The psychological mechanisms underlying fears about anticovid vaccines

Not infrequently, in alert situations, our neurobiological system leads us to evaluate information in the wrong way, that is, giving more weight to negative and discouraging ones. In addition, the unfamiliarity with research, tests, laboratories, components used to formulate the drug, procedures to confirm its effectiveness helps to decrease the level of confidence with the vaccine.

Potentially, when given a vaccine, many people see nothing but a liquid of unknown content being injected into their body. Sometimes people have a sense of low personal gain from the vaccine and are led to wonder if it is really worth getting the vaccine, if it is really effective, if it really protects against disease, or if it risks creating more side effects than benefits.

All this fits into a social context of profound mistrust in public authorities: this makes it more difficult to create an authoritative and reliable leadership opinion, taking into account that in recent months we have been bombarded with avalanches of information, presented as “absolute truths” that however, they often contradicted each other. In light of this, the widespread distrust is now somewhat understandable.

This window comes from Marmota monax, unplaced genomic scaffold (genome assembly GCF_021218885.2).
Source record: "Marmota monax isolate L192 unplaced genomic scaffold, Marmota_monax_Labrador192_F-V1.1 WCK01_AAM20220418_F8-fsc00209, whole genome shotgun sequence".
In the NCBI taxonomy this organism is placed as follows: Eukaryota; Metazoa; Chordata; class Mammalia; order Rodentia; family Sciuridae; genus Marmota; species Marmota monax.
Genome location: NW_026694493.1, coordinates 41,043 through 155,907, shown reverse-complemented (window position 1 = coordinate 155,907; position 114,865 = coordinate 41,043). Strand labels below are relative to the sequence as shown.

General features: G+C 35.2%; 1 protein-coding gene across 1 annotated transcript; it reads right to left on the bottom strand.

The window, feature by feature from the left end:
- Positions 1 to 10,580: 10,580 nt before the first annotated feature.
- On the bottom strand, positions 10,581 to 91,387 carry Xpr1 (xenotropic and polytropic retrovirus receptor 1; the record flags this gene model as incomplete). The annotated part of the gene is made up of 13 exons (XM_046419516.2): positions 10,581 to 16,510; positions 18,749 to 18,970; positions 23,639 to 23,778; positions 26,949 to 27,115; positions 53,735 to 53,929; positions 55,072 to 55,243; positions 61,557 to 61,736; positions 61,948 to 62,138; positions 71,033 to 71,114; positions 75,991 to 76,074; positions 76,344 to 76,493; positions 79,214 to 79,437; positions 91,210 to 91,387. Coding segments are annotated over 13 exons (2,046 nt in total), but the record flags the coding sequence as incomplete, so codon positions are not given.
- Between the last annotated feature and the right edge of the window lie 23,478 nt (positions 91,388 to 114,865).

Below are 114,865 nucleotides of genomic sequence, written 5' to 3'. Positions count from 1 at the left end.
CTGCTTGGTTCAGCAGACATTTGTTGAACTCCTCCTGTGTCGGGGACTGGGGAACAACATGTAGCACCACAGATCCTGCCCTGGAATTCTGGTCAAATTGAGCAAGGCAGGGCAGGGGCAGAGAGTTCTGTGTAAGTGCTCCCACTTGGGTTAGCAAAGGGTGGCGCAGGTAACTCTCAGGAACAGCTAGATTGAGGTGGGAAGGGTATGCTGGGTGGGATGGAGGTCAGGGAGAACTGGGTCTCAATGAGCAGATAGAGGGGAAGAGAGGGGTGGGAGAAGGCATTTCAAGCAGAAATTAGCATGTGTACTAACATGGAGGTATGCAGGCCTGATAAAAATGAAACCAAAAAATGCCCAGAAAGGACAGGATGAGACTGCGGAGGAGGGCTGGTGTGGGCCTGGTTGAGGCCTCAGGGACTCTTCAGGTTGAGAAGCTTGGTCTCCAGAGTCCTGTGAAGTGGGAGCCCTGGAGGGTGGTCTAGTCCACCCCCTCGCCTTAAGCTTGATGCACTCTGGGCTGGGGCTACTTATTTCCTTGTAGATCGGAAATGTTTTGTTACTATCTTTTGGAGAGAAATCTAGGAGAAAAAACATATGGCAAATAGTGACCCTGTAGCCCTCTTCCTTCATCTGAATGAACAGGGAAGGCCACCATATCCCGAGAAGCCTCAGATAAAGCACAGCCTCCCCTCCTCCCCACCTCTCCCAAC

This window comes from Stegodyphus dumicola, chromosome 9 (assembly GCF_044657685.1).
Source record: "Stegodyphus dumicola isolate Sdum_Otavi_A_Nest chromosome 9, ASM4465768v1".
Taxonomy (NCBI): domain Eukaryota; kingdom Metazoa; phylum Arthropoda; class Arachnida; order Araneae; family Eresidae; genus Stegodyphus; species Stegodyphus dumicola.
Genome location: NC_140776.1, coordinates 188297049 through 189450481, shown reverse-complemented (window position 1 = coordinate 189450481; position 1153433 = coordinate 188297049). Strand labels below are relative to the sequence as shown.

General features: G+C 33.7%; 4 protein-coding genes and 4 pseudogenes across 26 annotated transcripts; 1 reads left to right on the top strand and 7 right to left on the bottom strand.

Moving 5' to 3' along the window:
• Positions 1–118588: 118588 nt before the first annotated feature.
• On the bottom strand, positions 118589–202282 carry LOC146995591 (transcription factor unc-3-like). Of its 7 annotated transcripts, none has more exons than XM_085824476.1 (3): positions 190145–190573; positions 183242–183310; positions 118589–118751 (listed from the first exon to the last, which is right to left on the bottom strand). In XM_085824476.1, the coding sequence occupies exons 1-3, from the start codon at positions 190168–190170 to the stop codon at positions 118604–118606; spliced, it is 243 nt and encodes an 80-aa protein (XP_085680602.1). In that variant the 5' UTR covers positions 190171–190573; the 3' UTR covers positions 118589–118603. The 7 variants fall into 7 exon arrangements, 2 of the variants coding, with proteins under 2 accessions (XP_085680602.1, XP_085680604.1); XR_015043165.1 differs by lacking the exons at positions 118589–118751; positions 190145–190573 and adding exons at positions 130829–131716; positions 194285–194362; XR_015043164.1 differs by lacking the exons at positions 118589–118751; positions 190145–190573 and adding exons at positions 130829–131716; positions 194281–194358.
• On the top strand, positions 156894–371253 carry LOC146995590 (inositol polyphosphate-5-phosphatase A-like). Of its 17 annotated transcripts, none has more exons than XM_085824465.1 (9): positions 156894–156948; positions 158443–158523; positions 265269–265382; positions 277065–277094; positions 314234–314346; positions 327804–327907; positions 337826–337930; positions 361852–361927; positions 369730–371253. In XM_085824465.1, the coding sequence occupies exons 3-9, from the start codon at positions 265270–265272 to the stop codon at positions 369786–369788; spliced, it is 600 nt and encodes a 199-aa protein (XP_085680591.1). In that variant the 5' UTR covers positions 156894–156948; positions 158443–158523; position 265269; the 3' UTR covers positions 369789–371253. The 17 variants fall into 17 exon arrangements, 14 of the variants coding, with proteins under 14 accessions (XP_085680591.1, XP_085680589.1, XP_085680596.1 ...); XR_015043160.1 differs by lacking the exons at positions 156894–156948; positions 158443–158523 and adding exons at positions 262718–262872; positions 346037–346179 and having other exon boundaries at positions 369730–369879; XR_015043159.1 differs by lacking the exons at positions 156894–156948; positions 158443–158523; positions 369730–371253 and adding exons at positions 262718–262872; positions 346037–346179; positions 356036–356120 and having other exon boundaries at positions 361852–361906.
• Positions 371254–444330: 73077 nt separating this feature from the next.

It is on the basis of these fears that no-vax activists around the world, particularly in Italy, leverage to push people to fear vaccines, becoming increasingly incisive with the dissemination of information through the internet. In fact, the communication strategies used by no-vax are well defined, almost scientific, precisely to feed anxiety and distrust reactions in people. These are methods that manipulate our emotional brain, which underlie the misinformation we talked about earlier.

What to do then? How to rebuild trust in “who knows more than us”? There are two pillars on which to act: on the one hand, the study and understanding of the psychological characteristics associated with hesitation and resistance to vaccination; on the other hand, the consideration of emotions when communicating and promoting the efficacy of the vaccine. Therefore, in such a context, the priority must be to rebuild trust between medical professionals, scientists, researchers and public health authorities: the complexity of the scenario requires that the latter accept a position of vulnerability, relying on the competence of the former. Trust, however, cannot arise from a “prescription” dropped from above, it is necessary to start by listening to doubts and fears, in a journey side by side expert-non-expert aimed at providing tools for critical thinking.

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Francesca Colomba




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